Real estate investment trusts, or REITs, are a type of investment that allows you to pool your money with other investors to purchase property or mortgages. While REITs offer the potential for high returns, they also come with a number of risks that you should be aware of before investing. In this blog post, we will explore some of the risks associated with REITs so that you can make an informed decision about whether or not they are right for you.
Non-traded REITs are not publicly traded, which means investors are unable to perform research on their investments. This can be risky for investors who may have their capital tied up for extended periods or who may have no other way to exit the investment if they change their mind about its value.
Lack of Liquidity
REITs are a popular investment, but they have some associated risks. One of the biggest risks is a lack of liquidity. When you invest in a REIT, you essentially invest in a company that owns and operates real estate. Your investment is not as liquid as it would be if you invested in stocks or bonds. If you need to sell your shares quickly, you may not be able to get top dollar for them.
Another risk to consider is that REITs are subject to the same economic forces as other real estate investments. If there is a downturn in the real estate market, the value of your investment will go down along with everything else.
Finally, REITs can be volatile. Their share prices can go up and down a lot in short periods. This can make them a risky investment for people looking for stability in their portfolio.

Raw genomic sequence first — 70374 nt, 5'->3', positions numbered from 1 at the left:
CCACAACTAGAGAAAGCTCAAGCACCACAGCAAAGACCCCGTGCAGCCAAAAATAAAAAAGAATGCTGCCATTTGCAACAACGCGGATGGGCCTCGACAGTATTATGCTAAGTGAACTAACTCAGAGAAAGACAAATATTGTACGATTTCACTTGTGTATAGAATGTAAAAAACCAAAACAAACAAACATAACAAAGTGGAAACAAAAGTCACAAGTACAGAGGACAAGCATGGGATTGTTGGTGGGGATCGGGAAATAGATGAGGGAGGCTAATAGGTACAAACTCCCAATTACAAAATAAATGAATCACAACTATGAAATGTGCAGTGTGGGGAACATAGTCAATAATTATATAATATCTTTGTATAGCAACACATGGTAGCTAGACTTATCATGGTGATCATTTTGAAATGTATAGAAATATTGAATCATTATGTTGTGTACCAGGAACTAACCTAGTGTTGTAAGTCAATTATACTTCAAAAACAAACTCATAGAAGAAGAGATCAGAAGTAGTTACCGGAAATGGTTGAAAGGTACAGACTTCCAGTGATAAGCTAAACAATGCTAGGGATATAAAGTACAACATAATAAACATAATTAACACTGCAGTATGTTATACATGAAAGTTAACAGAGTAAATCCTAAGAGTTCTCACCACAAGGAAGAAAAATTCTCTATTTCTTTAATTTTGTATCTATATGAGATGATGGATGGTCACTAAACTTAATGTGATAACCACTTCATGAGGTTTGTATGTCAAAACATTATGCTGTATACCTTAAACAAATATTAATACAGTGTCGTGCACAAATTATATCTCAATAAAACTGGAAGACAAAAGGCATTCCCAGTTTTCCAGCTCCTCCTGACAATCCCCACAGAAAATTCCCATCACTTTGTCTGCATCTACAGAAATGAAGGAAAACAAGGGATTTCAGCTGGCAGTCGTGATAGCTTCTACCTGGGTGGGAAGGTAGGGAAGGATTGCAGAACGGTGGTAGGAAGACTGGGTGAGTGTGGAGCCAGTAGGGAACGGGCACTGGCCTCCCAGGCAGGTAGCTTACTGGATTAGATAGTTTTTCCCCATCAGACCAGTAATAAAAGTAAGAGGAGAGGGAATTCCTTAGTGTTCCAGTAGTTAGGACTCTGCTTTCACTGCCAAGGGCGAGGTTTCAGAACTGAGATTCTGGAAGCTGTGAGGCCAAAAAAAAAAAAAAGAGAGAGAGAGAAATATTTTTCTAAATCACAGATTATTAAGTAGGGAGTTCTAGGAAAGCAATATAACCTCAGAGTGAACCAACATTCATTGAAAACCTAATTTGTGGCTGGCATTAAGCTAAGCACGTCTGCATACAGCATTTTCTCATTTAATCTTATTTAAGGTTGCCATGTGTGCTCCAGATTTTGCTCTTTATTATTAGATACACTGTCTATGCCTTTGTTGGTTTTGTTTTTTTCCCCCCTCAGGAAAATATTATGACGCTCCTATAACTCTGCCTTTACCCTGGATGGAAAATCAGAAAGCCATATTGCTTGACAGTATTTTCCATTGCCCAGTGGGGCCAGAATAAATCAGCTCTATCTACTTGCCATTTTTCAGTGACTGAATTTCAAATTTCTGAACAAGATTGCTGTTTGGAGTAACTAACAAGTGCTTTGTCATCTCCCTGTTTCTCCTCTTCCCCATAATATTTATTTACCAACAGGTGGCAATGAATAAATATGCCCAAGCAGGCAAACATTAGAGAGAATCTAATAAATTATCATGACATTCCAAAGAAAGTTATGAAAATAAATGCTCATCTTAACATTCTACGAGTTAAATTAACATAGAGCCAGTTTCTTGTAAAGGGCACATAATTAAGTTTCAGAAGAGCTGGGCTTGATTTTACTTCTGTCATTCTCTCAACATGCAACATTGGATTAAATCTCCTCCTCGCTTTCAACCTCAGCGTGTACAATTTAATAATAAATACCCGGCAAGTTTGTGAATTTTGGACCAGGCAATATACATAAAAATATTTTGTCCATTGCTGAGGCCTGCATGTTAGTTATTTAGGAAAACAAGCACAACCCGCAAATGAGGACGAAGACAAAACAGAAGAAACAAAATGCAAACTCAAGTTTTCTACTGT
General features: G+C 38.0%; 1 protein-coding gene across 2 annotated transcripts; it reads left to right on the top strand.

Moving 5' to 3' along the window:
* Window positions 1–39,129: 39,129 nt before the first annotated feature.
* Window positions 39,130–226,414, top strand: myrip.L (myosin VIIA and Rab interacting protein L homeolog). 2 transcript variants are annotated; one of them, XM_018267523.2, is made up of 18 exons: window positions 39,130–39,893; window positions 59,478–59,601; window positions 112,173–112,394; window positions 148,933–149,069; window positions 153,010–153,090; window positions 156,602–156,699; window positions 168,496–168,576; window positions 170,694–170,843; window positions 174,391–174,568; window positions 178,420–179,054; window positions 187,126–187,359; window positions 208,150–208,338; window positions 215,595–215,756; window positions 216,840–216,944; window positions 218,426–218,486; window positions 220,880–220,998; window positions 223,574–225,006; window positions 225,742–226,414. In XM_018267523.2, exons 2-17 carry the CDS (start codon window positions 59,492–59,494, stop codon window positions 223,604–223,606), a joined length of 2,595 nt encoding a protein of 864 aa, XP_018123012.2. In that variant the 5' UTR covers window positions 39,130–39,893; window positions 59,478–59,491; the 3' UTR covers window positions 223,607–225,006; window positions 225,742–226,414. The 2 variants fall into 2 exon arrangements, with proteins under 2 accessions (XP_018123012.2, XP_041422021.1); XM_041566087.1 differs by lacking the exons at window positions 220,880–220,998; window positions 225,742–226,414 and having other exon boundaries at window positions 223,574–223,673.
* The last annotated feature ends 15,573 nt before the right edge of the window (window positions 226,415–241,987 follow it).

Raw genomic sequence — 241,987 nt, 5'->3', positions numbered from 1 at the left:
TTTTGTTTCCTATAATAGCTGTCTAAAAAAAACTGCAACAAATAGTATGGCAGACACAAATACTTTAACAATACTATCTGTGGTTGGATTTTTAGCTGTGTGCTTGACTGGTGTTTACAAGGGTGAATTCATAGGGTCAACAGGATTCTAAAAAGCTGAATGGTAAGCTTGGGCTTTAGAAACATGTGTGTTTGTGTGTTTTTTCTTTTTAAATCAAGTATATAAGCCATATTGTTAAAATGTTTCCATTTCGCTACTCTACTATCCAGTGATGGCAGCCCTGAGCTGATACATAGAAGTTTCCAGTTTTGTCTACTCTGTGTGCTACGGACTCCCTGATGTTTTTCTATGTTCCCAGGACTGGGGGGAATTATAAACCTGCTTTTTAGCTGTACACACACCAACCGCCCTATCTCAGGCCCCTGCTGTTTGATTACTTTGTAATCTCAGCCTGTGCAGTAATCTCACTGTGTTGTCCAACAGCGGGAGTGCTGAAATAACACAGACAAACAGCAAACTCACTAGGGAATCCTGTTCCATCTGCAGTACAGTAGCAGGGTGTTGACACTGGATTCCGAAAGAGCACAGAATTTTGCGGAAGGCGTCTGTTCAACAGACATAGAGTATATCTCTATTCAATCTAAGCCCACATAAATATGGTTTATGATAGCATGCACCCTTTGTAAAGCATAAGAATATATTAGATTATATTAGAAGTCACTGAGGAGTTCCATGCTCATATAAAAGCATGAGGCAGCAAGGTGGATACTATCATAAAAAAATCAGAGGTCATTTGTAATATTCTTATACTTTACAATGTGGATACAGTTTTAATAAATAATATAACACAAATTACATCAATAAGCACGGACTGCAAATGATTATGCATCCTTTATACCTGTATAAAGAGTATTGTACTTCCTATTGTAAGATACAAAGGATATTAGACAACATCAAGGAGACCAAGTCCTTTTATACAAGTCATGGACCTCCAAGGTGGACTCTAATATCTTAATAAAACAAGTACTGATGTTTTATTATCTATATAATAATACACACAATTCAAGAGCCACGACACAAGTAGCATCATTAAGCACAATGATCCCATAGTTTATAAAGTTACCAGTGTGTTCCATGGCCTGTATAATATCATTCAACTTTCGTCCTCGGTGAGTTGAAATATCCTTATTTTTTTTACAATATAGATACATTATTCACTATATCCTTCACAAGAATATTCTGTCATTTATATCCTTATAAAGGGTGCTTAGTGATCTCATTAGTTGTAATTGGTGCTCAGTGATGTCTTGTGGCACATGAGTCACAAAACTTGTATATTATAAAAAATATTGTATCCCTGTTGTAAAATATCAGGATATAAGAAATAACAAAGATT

Three main types of risk are associated with investing in REITs: interest rate, market risk, and credit risk.
Interest rate risk is the possibility that changes in interest rates will cause the value of your investment to fluctuate. For example, if you invest in a REIT with a lot of debt, an increase in interest rates could lead to higher borrowing costs and lower profits.
Market risk is the possibility that changes in the overall market will cause the value of your investment to go up or down. For example, if there is a recession and the demand for commercial real estate decreases, the value of your REIT investment could decrease.
Credit risk is the possibility that the company that owns the property you have invested in will default on their loan payments. This could lead to the loss of your investment.
When it comes to real estate investment trusts (REITs), you should be aware of a few different types of fees. First, there is the management fee, which is typically around 1-2% of the total value of the REIT. This fee goes towards paying the expenses of running the REIT, such as staff salaries, marketing, and other operational costs.
Then there are acquisition and disposition fees, which are charged when the REIT buys or sells properties. These fees can range from 0.5-2% of the total transaction value and can add up quickly if the REIT is actively buying and selling properties.
Finally, financing fees are also charged when the REIT takes out loans to finance its operations or acquisitions. These fees can vary depending on the type and terms of the loan but can add up to a significant amount over time.